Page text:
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AKS - Cost Visualization and Management

AKS - Cost Visualization and Management


Cost management is familiar; we do it back and forth day on day off. Well, at least that's what I do most of the time when I'm not thinking of new ways of creating savings via automation. Budgeting and cost management were easy before we grouped workloads in container orchestrators. You had the workload and the tags, and then you started applying the procedures. Now, with containers and orchestrators, you have a bulk node pool with 'N' VMs that consume resources and accrue costs. You cannot determine if the cluster is right sized for the workloads it's running on it or even the service costs if they are shared between applications or projects.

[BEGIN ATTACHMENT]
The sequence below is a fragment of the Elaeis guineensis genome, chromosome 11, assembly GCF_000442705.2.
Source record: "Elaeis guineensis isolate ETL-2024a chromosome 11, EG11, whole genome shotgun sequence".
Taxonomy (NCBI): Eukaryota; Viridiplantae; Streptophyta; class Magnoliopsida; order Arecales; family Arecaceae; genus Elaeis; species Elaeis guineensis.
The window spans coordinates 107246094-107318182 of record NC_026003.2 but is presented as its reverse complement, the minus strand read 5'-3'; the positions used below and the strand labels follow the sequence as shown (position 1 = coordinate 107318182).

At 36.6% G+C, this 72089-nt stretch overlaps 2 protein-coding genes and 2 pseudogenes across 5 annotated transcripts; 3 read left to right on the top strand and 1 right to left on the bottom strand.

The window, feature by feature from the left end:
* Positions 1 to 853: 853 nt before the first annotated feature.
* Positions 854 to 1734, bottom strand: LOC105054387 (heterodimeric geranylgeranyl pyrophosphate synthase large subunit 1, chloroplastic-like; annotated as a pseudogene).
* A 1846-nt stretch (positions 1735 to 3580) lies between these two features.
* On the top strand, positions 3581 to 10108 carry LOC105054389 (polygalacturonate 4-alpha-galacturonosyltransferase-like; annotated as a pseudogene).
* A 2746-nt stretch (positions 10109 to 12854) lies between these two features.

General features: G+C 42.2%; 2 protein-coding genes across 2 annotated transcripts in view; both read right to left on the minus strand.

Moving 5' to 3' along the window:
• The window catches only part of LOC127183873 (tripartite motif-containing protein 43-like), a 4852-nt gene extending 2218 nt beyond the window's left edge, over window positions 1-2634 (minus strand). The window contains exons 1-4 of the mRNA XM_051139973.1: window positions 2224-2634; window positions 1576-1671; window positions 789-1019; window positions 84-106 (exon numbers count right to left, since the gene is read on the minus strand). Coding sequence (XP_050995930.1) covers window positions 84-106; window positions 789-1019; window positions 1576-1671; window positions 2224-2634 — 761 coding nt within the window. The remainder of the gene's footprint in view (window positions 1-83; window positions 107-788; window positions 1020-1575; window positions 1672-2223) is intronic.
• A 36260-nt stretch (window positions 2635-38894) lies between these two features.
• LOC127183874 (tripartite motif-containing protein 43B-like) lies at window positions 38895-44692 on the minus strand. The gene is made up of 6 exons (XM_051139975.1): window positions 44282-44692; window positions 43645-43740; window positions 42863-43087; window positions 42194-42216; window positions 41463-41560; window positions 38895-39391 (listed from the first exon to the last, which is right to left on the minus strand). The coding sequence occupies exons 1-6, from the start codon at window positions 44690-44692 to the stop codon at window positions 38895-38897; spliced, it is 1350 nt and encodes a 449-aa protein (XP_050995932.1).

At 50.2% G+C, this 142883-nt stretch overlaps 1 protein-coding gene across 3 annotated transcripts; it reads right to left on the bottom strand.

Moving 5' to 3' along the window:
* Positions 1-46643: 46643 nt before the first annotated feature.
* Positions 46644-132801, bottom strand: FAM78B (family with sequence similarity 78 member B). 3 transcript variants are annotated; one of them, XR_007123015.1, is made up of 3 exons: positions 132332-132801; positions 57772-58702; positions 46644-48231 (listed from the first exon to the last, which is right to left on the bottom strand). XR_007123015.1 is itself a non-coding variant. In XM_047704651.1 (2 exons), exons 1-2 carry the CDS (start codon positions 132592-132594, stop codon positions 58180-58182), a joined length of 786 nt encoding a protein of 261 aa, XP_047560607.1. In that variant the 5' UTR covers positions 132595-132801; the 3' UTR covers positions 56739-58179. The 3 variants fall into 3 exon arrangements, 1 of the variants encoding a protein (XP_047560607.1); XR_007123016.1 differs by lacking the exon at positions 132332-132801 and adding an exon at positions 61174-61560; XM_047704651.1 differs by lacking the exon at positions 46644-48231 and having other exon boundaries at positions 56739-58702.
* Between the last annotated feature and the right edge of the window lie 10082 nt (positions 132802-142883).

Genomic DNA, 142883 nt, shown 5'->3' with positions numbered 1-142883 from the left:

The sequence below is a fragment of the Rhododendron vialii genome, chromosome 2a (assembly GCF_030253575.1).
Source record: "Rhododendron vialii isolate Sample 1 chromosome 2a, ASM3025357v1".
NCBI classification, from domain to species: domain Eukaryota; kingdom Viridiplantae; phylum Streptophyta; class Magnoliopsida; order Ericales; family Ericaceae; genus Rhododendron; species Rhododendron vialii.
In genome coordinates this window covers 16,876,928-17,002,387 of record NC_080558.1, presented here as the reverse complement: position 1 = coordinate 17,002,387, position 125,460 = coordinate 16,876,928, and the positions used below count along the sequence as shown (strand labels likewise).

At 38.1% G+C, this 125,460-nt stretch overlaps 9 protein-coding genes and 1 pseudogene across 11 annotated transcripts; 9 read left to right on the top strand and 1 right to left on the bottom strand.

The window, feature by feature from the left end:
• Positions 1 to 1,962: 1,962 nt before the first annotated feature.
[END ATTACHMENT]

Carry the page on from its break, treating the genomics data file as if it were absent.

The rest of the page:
Recently, a new AKS feature has popped up that allows you to see the costs inside the cluster and gives you the necessary insights to start taking action about cluster correct sizing, better autoscaling, better reservation use, and nudging projects that don't use cluster resources as efficiently as possible. This new feature is called Azure Kubernetes Service cost analysis - Azure Kubernetes Service | Microsoft Learn

In other words, we have an add-on built on top of OpenCost that analyzes costs on your cluster and correlates them with your Azure invoice. Getting started is easy; follow the documentation from the feature link, and you should be golden. However, we're still working; what will you do once you have the information?

My subscription cannot show the cost management details, so I'll stick to the Azure docs pictures.

Kubernetes Clusters View: This is your dashboard for all things cost-related across your Kubernetes clusters within a single subscription. It's your go-to for a quick overview. Want more details on specific parts of a cluster, like namespaces or assets? Hit the ellipsis for more options and dive deeper.